DH: I know the text you are referring to. I can even quote it. The words appear over images I took in Moscow in 2007. It reads, “It would be a conceit to think that one could ever describe a place, a city. All we may be able to account for is ourselves within it. It is in this sense that a personal description of a city is really a self-portrait. Perhaps this is why Victor Shklovsky in Zoo, or Letters Not About Love is initially unable to write about the city to which he has been temporarily exiled and simply says, “Berlin is hard to describe.” It seems like one of the presumptions of photography is that somehow we know something by looking at the photograph. Well, certainly, we know something. But we know just a tiny bit, and what we know is not fixed. Even though the image is static, it changes as we change. It provides new meanings as time passes because we are not frozen in time. Our time is fluid. The photograph is an interface that we engage and which changes as we change. It is in this sense that a photograph is interactive.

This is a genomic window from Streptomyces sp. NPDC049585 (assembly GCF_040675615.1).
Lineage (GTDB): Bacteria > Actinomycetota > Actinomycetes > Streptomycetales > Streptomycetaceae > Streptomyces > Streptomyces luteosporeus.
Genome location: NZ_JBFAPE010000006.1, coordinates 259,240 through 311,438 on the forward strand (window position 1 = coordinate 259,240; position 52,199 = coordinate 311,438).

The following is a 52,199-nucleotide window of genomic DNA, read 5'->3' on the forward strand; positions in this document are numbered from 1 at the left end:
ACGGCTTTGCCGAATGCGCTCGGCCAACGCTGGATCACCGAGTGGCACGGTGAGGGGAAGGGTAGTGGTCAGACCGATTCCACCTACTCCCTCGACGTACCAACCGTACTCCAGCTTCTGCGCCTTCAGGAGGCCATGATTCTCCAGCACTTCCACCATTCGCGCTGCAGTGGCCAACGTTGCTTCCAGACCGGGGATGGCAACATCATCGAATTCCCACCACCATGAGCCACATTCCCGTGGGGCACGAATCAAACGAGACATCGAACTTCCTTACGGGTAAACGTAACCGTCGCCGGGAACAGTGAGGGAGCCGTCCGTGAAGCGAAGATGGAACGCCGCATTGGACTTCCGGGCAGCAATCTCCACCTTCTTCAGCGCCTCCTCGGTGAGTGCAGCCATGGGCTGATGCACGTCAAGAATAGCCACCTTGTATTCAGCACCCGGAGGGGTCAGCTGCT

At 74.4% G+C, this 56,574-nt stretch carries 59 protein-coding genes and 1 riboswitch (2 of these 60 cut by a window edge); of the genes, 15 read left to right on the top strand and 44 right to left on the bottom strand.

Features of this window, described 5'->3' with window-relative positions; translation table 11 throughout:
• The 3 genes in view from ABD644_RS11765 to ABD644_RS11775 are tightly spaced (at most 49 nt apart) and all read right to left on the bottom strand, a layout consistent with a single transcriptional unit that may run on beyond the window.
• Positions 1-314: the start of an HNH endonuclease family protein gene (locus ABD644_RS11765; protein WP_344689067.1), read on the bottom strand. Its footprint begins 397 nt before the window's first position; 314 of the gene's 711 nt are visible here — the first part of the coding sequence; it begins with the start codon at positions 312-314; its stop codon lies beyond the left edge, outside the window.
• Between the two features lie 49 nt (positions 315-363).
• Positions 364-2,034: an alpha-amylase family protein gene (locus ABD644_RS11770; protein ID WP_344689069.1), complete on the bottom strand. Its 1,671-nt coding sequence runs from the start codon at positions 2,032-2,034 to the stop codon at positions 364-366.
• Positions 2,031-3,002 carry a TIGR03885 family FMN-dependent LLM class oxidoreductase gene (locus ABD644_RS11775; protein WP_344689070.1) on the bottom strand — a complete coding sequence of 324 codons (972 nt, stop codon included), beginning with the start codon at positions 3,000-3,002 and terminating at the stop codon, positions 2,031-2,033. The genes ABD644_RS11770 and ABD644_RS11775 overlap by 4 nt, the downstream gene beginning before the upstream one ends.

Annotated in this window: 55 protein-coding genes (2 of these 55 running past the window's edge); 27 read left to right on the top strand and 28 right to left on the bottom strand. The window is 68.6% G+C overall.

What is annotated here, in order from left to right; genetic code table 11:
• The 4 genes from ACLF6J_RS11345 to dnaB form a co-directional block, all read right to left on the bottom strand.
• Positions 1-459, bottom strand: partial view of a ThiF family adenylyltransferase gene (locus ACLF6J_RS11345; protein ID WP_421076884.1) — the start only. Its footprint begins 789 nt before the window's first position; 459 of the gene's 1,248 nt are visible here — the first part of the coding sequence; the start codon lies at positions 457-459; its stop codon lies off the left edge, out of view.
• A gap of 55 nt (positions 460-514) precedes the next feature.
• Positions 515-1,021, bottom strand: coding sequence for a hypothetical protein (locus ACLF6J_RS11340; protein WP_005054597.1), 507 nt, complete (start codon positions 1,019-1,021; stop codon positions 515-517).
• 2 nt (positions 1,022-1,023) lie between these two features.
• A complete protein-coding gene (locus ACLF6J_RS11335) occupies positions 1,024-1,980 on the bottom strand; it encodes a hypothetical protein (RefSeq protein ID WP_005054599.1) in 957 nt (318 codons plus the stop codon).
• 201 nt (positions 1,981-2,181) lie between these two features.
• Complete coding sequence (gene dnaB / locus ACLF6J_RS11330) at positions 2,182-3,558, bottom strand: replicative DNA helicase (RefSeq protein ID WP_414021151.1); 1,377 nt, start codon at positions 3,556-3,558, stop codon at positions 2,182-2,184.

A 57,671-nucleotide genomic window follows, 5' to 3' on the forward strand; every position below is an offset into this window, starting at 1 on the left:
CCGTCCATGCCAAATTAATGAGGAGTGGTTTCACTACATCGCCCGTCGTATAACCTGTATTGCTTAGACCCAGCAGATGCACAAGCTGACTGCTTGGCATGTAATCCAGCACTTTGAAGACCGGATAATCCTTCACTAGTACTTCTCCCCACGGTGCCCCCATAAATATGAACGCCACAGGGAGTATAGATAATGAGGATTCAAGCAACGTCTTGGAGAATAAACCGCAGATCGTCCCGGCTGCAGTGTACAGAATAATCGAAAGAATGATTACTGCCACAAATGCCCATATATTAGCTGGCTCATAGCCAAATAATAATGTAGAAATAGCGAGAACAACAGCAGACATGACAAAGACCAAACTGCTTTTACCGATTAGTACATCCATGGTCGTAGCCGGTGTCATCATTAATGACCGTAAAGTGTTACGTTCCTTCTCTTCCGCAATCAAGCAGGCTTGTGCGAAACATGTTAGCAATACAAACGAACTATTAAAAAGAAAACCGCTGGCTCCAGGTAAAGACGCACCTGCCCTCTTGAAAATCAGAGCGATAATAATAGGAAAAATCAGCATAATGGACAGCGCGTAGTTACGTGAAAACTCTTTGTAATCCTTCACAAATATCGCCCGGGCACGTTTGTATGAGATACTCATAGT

It’s what Wittgenstein said about philosophy: philosophy is like the ladder you use to climb somewhere, and then you make sure to kick it away as soon as you get there. And I’m sort of that school. Gene Autry Rock is on view now through June 27 as part of the California photography exhibition The View From Here. Some of the pictures from Doug Hall’s recent gift will be on view in the fall, as part of the upcoming collections exhibition The More Things Change.
Gene Autry Rock is on view now through June 27 as part of the California photography exhibition The View From Here. Some of the pictures from Doug Hall’s recent gift will be on view in the fall, as part of the upcoming collections exhibition The More Things Change.